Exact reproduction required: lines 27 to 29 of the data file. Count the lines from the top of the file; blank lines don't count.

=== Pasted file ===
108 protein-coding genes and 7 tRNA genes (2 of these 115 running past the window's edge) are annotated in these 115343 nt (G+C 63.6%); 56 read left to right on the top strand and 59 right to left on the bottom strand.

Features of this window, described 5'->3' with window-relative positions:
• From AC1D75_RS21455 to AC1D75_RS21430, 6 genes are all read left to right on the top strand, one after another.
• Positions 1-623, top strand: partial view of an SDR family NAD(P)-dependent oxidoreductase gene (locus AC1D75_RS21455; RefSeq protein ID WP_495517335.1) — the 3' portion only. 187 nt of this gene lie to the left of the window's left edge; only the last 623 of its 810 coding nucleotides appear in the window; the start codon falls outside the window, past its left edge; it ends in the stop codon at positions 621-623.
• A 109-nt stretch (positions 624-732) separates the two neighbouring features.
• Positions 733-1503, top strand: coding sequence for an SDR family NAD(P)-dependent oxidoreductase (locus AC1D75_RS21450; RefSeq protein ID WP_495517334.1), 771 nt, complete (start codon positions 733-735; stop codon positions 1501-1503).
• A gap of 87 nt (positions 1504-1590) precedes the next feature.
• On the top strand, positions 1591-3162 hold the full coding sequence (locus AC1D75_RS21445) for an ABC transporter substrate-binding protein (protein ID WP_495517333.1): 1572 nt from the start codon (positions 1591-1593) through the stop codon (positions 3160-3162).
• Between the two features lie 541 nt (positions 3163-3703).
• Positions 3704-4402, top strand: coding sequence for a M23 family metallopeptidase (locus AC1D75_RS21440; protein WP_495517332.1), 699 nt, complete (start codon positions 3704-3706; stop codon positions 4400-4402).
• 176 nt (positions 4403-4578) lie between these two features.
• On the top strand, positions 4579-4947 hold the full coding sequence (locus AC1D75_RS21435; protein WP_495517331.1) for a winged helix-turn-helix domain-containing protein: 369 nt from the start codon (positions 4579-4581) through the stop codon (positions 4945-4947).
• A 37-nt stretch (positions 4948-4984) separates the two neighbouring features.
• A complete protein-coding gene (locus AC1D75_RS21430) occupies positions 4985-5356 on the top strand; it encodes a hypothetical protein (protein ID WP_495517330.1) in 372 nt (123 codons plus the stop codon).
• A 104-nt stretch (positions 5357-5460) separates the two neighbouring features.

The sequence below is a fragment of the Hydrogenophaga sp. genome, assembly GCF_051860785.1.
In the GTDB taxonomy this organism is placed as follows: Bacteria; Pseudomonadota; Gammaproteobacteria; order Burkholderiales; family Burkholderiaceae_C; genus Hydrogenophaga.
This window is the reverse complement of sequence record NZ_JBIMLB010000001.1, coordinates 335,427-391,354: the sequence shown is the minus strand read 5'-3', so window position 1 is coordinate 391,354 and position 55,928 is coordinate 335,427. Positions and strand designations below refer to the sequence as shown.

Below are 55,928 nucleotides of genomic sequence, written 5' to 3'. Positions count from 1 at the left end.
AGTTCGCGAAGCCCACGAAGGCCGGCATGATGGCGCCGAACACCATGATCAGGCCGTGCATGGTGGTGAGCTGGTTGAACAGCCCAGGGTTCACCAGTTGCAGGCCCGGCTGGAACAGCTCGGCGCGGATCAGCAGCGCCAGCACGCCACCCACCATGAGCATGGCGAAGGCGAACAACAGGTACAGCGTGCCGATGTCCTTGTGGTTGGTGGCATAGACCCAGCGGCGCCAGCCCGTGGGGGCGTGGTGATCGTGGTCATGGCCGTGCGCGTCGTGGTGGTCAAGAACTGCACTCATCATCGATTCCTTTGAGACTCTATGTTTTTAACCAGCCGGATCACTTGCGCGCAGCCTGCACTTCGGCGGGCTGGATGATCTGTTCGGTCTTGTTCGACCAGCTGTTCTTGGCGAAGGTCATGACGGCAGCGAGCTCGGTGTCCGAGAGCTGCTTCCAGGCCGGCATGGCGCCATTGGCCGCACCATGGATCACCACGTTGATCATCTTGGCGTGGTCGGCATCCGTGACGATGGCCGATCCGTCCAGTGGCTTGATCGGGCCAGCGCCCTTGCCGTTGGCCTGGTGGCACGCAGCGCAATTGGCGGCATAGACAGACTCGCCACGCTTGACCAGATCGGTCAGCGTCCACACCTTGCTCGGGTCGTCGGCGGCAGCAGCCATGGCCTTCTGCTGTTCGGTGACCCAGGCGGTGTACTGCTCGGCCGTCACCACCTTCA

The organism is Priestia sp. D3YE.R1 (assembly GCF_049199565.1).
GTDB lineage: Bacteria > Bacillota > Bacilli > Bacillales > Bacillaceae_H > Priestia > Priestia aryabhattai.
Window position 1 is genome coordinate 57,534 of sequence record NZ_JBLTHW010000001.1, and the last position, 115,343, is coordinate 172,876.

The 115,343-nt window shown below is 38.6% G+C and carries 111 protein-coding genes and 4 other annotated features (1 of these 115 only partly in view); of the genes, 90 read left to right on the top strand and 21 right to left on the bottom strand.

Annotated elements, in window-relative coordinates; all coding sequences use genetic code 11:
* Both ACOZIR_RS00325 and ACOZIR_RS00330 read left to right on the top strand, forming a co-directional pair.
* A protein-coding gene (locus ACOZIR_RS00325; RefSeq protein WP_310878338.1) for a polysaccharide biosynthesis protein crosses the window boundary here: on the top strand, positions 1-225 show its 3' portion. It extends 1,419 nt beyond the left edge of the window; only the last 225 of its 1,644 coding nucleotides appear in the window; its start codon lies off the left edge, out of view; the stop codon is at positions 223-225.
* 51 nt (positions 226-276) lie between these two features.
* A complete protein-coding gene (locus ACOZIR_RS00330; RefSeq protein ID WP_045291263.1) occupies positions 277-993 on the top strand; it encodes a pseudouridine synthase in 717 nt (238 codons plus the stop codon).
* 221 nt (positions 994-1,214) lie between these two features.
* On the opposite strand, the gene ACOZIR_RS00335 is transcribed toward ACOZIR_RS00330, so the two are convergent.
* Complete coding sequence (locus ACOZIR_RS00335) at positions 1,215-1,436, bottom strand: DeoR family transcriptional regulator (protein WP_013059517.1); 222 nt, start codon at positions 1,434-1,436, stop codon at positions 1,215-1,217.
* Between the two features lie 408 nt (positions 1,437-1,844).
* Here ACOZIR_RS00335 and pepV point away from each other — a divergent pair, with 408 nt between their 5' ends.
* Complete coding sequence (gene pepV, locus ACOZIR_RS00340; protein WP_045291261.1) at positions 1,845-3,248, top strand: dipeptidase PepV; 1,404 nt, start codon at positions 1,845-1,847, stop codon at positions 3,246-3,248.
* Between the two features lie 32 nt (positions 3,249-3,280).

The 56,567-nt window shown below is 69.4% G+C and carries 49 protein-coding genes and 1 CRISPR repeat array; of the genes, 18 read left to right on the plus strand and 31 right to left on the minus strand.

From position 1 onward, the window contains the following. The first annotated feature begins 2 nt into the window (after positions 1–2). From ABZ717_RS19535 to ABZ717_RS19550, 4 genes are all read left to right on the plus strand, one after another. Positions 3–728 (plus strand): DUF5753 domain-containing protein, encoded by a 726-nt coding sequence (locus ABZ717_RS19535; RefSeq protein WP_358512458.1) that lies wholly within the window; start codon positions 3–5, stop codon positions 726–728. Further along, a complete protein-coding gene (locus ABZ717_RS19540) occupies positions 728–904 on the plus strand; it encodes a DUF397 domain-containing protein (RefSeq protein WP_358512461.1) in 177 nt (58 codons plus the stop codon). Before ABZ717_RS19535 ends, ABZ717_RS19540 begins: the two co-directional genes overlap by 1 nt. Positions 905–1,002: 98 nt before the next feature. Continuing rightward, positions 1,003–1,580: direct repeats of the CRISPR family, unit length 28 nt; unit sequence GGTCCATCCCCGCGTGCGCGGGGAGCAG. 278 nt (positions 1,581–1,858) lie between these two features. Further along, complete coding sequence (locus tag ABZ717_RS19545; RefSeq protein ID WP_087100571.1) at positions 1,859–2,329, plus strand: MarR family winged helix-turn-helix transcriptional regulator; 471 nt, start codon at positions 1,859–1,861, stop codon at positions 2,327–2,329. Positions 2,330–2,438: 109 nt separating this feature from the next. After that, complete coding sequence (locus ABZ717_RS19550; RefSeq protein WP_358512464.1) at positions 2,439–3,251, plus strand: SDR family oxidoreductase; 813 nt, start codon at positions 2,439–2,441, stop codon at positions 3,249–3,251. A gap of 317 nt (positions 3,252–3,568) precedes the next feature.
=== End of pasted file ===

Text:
* A protein-coding gene (locus ACOZIR_RS00325; RefSeq protein WP_310878338.1) for a polysaccharide biosynthesis protein crosses the window boundary here: on the top strand, positions 1-225 show its 3' portion. It extends 1,419 nt beyond the left edge of the window; only the last 225 of its 1,644 coding nucleotides appear in the window; its start codon lies off the left edge, out of view; the stop codon is at positions 223-225.
* 51 nt (positions 226-276) lie between these two features.
* A complete protein-coding gene (locus ACOZIR_RS00330; RefSeq protein ID WP_045291263.1) occupies positions 277-993 on the top strand; it encodes a pseudouridine synthase in 717 nt (238 codons plus the stop codon).